Who Are You Writing For?

When you sit down to write, when the coffee is cooling by the side of your laptop and the snow is falling outside, do you think about who is going to read your story? Do you have an image in your head of the perfect reader, the one you want to fall in love with your characters and take them to heart forever? Is it the woman on the train, losing herself in your fictional world because it makes her long commute just a little bearable? Is it the one on the beach, enjoying a coconut concoction while the sun warms your pages? Does she have a Darth Vader cookie jar, an old cookbook that belonged to her grandmother, and a fondness for drinking champagne in high heels?

Personally, I have no idea.

I never considered who my perfect reader would be. I don’t even think she exists. (Or he exists, I do plan to evolve as a writer.) If I did try to picture them, what would be the chance of them finding my book? Realistically. Maybe not as difficult if I were writing about a vampire struggling to make it through his first Comic Con without his fangs distracting from his Princess Leia gold bikini costume. There are probably some very select message boards where I could promote that story.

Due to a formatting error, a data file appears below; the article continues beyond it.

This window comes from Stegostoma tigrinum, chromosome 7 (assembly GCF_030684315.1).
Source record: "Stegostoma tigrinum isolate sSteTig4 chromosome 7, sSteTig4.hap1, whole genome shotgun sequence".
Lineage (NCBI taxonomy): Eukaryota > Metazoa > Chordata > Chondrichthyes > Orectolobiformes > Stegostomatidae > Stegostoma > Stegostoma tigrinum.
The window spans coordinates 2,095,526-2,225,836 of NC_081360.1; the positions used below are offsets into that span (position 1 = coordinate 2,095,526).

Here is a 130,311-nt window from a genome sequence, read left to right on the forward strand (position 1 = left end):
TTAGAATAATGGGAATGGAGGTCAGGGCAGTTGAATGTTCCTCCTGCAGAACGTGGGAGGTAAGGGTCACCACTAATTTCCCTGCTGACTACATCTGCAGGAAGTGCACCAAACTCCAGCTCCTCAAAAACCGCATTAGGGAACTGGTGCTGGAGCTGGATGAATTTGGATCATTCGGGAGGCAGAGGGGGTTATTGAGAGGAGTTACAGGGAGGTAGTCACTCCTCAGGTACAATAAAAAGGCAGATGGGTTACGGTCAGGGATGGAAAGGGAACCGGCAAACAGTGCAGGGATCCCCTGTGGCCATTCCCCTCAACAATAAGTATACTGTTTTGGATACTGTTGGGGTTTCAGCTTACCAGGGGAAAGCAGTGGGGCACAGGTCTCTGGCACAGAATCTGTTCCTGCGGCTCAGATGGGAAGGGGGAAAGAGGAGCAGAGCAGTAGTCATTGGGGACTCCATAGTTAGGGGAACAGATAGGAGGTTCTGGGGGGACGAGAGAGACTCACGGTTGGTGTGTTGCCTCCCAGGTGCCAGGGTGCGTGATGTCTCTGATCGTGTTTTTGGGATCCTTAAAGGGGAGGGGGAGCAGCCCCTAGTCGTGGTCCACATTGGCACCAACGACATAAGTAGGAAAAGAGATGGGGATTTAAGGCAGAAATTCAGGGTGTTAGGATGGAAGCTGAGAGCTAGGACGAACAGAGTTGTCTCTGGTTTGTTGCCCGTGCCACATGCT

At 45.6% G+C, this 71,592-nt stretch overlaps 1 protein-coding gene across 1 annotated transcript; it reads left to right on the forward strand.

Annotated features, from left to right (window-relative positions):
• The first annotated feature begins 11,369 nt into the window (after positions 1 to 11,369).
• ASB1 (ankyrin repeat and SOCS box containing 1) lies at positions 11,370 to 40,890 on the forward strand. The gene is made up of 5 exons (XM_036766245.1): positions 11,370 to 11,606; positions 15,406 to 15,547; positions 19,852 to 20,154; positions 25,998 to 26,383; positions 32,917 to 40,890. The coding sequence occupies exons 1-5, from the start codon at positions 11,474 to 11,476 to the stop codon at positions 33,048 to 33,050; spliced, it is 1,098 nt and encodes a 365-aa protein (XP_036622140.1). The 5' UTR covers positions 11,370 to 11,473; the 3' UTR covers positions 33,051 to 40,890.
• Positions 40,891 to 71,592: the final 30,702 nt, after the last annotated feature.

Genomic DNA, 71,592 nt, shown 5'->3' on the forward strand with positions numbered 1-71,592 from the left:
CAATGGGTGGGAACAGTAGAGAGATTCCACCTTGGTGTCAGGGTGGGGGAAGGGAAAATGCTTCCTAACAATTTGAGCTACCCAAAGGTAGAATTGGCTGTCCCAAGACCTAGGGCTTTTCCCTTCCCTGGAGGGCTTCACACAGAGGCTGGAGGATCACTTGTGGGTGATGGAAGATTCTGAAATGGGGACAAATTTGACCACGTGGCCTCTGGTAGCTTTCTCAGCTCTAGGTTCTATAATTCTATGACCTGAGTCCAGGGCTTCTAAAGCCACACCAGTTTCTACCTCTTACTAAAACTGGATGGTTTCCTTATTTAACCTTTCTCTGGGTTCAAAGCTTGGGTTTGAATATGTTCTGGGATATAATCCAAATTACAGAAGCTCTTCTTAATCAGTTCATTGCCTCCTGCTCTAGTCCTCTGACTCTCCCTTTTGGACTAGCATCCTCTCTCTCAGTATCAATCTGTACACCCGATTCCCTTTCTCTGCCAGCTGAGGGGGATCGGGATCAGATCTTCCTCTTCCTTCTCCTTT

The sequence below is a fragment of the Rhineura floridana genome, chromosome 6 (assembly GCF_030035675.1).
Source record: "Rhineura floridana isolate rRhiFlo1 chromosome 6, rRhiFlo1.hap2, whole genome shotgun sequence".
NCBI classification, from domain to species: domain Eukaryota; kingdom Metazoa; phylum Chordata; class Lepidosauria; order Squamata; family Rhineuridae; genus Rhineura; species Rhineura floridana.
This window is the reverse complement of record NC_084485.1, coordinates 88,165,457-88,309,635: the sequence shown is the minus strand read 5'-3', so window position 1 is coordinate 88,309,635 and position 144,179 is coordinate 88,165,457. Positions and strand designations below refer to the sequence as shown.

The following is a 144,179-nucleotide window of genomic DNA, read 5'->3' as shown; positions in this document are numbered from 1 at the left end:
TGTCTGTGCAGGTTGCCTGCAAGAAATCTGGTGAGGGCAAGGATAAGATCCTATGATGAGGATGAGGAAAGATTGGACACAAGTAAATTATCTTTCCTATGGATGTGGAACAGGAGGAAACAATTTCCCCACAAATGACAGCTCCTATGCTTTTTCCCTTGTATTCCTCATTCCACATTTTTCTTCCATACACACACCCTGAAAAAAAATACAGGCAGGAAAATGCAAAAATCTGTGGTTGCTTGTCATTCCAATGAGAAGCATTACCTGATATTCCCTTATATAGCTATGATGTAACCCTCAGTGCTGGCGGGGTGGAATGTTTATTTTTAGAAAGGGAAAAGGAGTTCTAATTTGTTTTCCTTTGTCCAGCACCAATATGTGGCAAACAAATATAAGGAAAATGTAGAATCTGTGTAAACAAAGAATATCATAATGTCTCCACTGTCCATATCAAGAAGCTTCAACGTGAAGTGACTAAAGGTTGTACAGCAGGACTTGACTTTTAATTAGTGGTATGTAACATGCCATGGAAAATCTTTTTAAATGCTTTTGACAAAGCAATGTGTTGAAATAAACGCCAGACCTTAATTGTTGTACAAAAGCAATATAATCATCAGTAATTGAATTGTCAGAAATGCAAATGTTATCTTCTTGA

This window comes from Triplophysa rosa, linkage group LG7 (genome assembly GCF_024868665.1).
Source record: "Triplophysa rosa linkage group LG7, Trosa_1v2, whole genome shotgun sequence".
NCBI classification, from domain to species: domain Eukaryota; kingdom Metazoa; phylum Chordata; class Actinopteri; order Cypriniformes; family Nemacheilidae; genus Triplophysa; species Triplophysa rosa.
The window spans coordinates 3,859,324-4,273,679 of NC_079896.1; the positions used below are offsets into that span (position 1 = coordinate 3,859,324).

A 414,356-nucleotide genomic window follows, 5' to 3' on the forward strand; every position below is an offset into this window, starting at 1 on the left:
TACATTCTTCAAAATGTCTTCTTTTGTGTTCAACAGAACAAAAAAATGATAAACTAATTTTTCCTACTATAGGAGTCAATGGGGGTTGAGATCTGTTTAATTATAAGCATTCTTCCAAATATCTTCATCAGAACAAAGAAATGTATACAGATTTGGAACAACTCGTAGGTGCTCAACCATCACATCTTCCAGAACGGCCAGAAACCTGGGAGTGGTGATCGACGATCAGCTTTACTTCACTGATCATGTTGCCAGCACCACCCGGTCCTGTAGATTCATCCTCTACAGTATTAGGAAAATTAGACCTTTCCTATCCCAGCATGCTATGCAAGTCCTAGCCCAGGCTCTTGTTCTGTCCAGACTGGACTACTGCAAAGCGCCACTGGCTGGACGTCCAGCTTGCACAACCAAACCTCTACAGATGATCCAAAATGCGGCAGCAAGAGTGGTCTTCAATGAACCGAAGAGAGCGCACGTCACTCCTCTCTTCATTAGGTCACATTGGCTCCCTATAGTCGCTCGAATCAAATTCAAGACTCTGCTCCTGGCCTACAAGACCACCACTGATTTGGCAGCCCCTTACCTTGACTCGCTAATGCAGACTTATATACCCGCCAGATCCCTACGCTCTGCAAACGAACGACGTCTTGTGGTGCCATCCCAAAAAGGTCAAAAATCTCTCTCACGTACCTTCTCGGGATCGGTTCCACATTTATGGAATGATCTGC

Take a look at your bookshelf. How many writer’s could call your their perfect reader right now? If you restrict yourself to the Russian-speaking French Canadian with a passion for vintage dolls and revolvers, you will miss out on all those other wonderful readers who will love and cherish your work. You never know what it is that might prompt someone to love your book. Maybe they loved the cover, maybe you just caught them in the right mood, maybe they were drawn to the name of your characters or their location. The one who hates the very idea of your book today might adore it in six months time.

There’s a whole world of readers out there.

My perfect reader simply enjoys my book. And maybe, just maybe, something in there stays with them and they buy copies for all their friends. Now that would really be perfect!

4 thoughts on “Who Are You Writing For?

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